This morning, the prime minister announced that the Canadian Center for Vaccinology at Dalhousie University will evaluate a potential vaccine for the novel coronavirus.
"The National Research Council of Canada will be working with the manufacturers so that if these vaccine trials are successful, we can produce and distribute it here at home," Trudeau said. "Research and development takes time and must be done right, but this is encouraging news."
This comes after Health Canada approved clinical trials.
"Vaccines are complex biologics made from living organisms," the CCV's website states. "Vaccines to prevent disease work by exposing the immune system to a tiny amount of pathogen (disease-causing organism) such as a virus, bacteria or parasite that has been damaged or killed so it cannot cause disease.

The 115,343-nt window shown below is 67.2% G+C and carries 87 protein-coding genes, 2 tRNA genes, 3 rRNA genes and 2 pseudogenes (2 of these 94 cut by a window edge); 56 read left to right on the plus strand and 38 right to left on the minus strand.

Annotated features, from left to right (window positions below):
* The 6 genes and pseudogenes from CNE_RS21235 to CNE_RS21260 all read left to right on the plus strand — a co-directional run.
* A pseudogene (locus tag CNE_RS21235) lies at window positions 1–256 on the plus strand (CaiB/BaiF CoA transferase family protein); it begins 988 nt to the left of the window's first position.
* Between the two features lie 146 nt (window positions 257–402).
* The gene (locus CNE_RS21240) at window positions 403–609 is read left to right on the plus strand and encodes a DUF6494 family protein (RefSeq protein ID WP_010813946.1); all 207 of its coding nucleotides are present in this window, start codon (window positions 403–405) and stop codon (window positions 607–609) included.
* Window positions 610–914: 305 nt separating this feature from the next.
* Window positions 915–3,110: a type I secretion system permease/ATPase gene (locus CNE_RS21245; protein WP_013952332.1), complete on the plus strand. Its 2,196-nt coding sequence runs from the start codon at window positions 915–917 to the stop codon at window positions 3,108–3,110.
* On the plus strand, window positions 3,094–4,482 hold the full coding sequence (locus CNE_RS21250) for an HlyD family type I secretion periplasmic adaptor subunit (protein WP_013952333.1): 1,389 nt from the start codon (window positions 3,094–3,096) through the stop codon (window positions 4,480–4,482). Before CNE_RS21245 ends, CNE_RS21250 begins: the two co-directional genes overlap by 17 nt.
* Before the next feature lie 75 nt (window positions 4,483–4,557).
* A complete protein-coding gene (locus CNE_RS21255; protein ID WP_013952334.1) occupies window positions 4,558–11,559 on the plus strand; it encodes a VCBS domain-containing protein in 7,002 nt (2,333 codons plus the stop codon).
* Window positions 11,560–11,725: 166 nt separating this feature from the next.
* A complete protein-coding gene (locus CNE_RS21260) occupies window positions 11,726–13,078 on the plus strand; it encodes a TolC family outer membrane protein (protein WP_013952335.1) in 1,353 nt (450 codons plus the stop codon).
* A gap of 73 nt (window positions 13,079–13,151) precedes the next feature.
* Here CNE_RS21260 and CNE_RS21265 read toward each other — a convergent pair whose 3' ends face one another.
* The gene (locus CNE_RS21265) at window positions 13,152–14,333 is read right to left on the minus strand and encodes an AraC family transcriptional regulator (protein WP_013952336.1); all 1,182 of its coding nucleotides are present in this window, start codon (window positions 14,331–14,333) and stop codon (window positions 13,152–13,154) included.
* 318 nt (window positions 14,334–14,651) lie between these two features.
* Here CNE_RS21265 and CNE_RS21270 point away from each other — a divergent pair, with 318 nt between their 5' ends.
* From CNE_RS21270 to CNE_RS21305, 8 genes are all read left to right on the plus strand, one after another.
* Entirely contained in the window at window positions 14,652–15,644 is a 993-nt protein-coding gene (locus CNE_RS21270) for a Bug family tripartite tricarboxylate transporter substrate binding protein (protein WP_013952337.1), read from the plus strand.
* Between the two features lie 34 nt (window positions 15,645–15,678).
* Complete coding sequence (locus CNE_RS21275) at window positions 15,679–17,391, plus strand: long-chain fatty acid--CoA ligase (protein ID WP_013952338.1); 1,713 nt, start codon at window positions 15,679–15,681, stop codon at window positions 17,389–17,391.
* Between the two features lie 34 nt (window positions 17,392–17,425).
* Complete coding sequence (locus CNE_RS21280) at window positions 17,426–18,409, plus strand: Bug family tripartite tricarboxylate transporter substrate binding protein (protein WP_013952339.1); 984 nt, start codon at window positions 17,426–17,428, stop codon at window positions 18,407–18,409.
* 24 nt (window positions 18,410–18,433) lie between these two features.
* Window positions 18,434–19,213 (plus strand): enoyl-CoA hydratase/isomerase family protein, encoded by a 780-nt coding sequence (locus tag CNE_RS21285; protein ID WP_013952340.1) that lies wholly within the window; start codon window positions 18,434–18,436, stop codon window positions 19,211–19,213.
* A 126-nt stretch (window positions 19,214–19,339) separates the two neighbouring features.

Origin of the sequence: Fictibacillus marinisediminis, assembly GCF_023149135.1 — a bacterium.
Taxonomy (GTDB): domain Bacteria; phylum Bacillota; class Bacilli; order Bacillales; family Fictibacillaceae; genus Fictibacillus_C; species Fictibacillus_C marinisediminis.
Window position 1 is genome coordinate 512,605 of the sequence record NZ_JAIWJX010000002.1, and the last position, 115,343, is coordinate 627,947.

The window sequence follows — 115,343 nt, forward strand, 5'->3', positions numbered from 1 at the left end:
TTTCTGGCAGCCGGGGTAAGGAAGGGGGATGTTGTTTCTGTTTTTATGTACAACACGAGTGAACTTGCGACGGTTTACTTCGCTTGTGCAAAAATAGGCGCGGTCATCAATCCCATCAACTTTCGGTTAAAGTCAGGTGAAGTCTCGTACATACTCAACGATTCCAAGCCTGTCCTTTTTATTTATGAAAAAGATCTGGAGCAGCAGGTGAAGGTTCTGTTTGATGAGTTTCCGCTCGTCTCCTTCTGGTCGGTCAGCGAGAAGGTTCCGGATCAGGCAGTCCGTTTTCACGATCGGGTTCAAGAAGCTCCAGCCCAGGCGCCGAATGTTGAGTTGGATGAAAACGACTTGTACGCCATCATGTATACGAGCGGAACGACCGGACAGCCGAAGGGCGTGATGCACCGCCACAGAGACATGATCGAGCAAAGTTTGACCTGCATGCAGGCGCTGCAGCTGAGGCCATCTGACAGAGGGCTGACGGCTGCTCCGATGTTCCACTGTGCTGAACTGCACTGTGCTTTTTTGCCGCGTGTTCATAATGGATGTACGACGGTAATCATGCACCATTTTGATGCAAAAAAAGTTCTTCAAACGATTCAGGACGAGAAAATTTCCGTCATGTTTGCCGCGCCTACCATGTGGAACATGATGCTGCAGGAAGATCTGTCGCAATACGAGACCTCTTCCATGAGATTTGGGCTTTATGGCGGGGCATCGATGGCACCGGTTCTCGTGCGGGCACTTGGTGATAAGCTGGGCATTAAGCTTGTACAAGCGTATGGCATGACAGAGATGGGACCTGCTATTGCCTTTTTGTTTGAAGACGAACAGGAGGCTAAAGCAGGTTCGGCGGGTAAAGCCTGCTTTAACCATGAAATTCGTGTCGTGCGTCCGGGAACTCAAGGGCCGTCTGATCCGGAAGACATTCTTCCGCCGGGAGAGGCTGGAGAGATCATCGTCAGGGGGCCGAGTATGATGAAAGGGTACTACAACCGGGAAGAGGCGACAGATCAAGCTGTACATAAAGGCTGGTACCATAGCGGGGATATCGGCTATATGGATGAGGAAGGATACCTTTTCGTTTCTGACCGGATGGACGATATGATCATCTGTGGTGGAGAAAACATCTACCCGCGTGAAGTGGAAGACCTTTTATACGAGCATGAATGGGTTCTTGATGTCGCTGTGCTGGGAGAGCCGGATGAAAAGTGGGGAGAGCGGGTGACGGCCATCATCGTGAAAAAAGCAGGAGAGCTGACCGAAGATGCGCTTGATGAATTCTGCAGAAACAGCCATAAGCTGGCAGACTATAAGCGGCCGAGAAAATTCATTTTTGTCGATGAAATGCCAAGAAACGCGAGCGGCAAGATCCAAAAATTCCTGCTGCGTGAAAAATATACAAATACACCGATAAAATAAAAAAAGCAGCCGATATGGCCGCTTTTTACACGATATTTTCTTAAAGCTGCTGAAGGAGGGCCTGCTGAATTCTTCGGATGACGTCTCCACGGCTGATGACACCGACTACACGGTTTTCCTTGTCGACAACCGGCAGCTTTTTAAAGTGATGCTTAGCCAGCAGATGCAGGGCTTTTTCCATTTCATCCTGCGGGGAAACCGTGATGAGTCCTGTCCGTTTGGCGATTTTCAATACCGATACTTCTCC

"This exposure teaches the immune system to defend itself against the pathogen by creating an immune response."
The Clinical Trials Research Center is a division within the organization.
On May 12, the National Research Council announced that it will work with the University of Saskatchewan's Vaccine and Infectious Disease Organization-International Vaccine Centre.
This would be "to accelerate the development and production of a candidate COVID-19 antigen in mammalian cells", according to a news release.
"VIDO-InterVac has identified a recombinant protein antigen that will serve a primary part of a vaccine candidate against COVID-19," the NRC stated.
It's already being used in animal studies.
As of May 16 at 8 a.m. Pacific time, there have been 74,993 confirmed cases of COVID-19 in Canada. The Canadian death toll has reached 5,595.
Leading the country in confirmed cases is Quebec with 41420, followed by Ontario at 22,313, Alberta at 6,515, and British Columbia at 2,407.